When you suffer an injury because a healthcare provider was negligent, the related medical bills may be paid by an HMO, a group health insurer, Medicare or Medicaid. If you succeed in claiming damages, the law requires you to reimburse that HMO, group health insurer, Medicare or Medicaid for the medical expenses they paid on your behalf because the defendant was negligent. This is known as a “subrogation claim.”
Certain hospitals in Florida have been granted a special lien related to personal injury recovery for medical bills that have not been paid. For example, Florida’s Medicaid Act states that failure to reimburse Medicaid in this situation is a criminal act. Other categories of healthcare insurers negotiate with patients and are willing to reduce their claims for reimbursement, based on the particular circumstances of the case. In this situation, it is best to have an attorney handle the matter.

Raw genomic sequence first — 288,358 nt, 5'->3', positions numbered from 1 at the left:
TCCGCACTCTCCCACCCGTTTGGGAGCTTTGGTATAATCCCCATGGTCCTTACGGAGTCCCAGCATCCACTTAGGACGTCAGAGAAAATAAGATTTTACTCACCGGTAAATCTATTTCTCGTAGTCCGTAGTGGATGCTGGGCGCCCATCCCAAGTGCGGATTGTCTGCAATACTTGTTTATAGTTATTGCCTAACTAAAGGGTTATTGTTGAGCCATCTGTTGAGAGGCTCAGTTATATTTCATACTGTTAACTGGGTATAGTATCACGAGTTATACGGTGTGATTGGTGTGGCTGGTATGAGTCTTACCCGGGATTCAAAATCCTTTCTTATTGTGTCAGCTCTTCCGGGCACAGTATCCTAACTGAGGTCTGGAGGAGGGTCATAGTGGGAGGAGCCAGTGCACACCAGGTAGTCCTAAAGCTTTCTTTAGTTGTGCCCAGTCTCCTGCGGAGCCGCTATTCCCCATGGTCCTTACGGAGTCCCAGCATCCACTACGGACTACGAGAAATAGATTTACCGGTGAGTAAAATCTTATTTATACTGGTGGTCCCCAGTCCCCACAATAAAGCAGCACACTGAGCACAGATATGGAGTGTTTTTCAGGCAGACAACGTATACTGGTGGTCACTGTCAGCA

Additional Frequently Asked Questions
- Can I Sue If I Am Unhappy With The Outcome Of My Surgery?
- How Much Do Lawyers Charge For Medical Malpractice?
- Do Most Medical Malpractice Cases Go to Trial?
- Can I Sue for Future Medical Expenses in a Medical Malpractice Case?
- What Are Some of the Common Allegations in Malpractice Cases Involving Surgery?